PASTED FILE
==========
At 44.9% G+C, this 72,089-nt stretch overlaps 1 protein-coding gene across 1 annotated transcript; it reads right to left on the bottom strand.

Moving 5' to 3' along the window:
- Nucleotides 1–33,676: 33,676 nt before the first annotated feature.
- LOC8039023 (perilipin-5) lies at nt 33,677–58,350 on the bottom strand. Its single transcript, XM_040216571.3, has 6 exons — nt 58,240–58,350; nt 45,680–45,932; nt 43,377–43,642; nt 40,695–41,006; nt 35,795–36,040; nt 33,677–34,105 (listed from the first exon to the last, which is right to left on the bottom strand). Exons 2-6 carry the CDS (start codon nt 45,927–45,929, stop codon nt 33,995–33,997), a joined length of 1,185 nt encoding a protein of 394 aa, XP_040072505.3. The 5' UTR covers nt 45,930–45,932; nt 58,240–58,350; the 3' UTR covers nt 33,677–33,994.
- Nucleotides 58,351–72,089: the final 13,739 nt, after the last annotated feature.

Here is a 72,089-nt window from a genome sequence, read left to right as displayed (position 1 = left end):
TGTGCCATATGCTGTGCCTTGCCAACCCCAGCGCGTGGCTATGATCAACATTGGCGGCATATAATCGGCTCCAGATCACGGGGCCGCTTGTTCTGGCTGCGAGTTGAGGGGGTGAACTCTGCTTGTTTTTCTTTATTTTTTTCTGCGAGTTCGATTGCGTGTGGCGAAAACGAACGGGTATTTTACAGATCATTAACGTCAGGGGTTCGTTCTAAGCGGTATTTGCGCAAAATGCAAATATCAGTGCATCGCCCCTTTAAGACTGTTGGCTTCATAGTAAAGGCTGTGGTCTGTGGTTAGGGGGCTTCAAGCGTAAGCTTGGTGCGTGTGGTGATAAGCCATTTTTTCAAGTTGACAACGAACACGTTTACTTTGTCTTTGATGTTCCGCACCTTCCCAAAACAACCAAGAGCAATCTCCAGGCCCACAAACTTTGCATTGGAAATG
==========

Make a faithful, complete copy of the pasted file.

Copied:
At 44.9% G+C, this 72,089-nt stretch overlaps 1 protein-coding gene across 1 annotated transcript; it reads right to left on the bottom strand.

Moving 5' to 3' along the window:
- Nucleotides 1–33,676: 33,676 nt before the first annotated feature.
- LOC8039023 (perilipin-5) lies at nt 33,677–58,350 on the bottom strand. Its single transcript, XM_040216571.3, has 6 exons — nt 58,240–58,350; nt 45,680–45,932; nt 43,377–43,642; nt 40,695–41,006; nt 35,795–36,040; nt 33,677–34,105 (listed from the first exon to the last, which is right to left on the bottom strand). Exons 2-6 carry the CDS (start codon nt 45,927–45,929, stop codon nt 33,995–33,997), a joined length of 1,185 nt encoding a protein of 394 aa, XP_040072505.3. The 5' UTR covers nt 45,930–45,932; nt 58,240–58,350; the 3' UTR covers nt 33,677–33,994.
- Nucleotides 58,351–72,089: the final 13,739 nt, after the last annotated feature.

Here is a 72,089-nt window from a genome sequence, read left to right as displayed (position 1 = left end):
TGTGCCATATGCTGTGCCTTGCCAACCCCAGCGCGTGGCTATGATCAACATTGGCGGCATATAATCGGCTCCAGATCACGGGGCCGCTTGTTCTGGCTGCGAGTTGAGGGGGTGAACTCTGCTTGTTTTTCTTTATTTTTTTCTGCGAGTTCGATTGCGTGTGGCGAAAACGAACGGGTATTTTACAGATCATTAACGTCAGGGGTTCGTTCTAAGCGGTATTTGCGCAAAATGCAAATATCAGTGCATCGCCCCTTTAAGACTGTTGGCTTCATAGTAAAGGCTGTGGTCTGTGGTTAGGGGGCTTCAAGCGTAAGCTTGGTGCGTGTGGTGATAAGCCATTTTTTCAAGTTGACAACGAACACGTTTACTTTGTCTTTGATGTTCCGCACCTTCCCAAAACAACCAAGAGCAATCTCCAGGCCCACAAACTTTGCATTGGAAATG